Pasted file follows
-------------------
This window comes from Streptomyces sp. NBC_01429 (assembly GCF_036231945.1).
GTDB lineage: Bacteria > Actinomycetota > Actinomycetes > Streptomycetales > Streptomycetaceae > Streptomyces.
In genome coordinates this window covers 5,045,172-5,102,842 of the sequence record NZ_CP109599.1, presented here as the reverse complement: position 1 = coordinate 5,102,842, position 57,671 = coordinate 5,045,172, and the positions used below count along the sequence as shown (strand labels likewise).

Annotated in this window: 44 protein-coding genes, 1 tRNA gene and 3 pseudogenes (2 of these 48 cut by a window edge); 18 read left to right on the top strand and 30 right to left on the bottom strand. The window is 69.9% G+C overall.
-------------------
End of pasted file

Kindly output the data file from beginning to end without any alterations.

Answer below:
This window comes from Streptomyces sp. NBC_01429 (assembly GCF_036231945.1).
GTDB lineage: Bacteria > Actinomycetota > Actinomycetes > Streptomycetales > Streptomycetaceae > Streptomyces.
In genome coordinates this window covers 5,045,172-5,102,842 of the sequence record NZ_CP109599.1, presented here as the reverse complement: position 1 = coordinate 5,102,842, position 57,671 = coordinate 5,045,172, and the positions used below count along the sequence as shown (strand labels likewise).

Annotated in this window: 44 protein-coding genes, 1 tRNA gene and 3 pseudogenes (2 of these 48 cut by a window edge); 18 read left to right on the top strand and 30 right to left on the bottom strand. The window is 69.9% G+C overall.